Published Jun 14, 2009
Have you had any issues with being hired? If so, please elaborate.
For those of you who graduated from an LPN or ADN program; were you
able to go on to an NLNAC-accreditated college to complete your next
degree in Nursing (whether it was to step up to ADN or BSN)?
I'm looking into a college that is accredited, but not by the NLNAC. My idea is to complete their LPN
program and transition to a more affordable city or state college to complete my RN. I'm worried
that graduating from a Nursing program that is not NLNAC-accreditated will make it harder for me
to get a job or get into a NLNAC-accredited LPN-RN ADN transition program.
Monroe College (New York City) is the college that I am interviewing with this Wednesday. PLEASE HELP!
Monroe College is accredited by the Commission on Higher Education of the Middle States Association of Colleges and Schools. The Commission on Higher Education is an institutional accrediting agency recognized by the U.S. Secretary of Education and the Commission on Recognition of Postsecondary Accreditation.
Monroe College is authorized by the Board of Regents of the University of the State of New York to grant a Certificate in Practical Nursing, the Associate in Science (A.S.), degree in Criminal Justice, Associate in Applied Science (A.A.S.) degrees in Accounting, Baking and Pastry, Business Administration, Culinary Arts, Hospitality Management, Information Technology, Medical Administration, Medical Assisting, Pharmacy Technician, and Registered Nursing. Bachelor of Business Administration degrees (B.B.A.) in , Accounting, Business Management, General Business, Health Services Administration, Hospitality Management, Information Technology, the Bachelor of Science (B.S.) degree in Criminal Justice and Public Health, and a Master of Business Administration (M.B.A.) degree in Business Management. Its curricula are registered by the State Education Department.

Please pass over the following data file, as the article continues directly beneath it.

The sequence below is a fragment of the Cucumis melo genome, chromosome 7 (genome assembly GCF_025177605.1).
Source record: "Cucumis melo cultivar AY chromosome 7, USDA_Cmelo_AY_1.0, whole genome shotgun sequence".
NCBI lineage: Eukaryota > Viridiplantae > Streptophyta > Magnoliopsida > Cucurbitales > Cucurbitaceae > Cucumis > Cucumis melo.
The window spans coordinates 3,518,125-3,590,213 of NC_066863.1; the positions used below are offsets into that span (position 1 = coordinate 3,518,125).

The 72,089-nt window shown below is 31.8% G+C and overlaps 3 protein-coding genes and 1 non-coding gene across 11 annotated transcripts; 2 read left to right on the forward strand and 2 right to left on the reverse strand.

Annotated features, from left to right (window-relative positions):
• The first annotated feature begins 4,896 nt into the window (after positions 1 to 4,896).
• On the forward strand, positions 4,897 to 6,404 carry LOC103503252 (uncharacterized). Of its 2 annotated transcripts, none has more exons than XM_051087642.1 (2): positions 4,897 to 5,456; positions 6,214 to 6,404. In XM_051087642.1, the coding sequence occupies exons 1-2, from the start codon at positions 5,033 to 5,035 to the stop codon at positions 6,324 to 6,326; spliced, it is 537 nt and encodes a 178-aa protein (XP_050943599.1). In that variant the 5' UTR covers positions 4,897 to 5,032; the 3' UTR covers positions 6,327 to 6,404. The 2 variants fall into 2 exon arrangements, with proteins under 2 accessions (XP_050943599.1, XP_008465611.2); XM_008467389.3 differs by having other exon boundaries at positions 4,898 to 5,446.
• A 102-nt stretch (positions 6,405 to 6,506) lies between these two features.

I really think you are ill-advised if you do this. We had a college where I am that did this and quite a few had trouble with employment initially. The college was quite misleading about the problems they might encounter.
By all means apply, if it costs you nothing or very little. Most important is check with a couple of the big nursing employers in your area and ask if they employ people from this school. The biggest employer in our area, the hospital attached to the university (along with all of its clinics) would not employ anyone from this school.
You also need to call your local tech school and University to see about their transfer policy. I do know that our local tech college did accept transfers from this school but I have no idea of the details of them.
AGAIN...DO NOT RELY on this college to provide you with information about employment or transfers. Do your homework. Also, ask them if they have applied to be accredited (you can check yourself on the NLNAC website).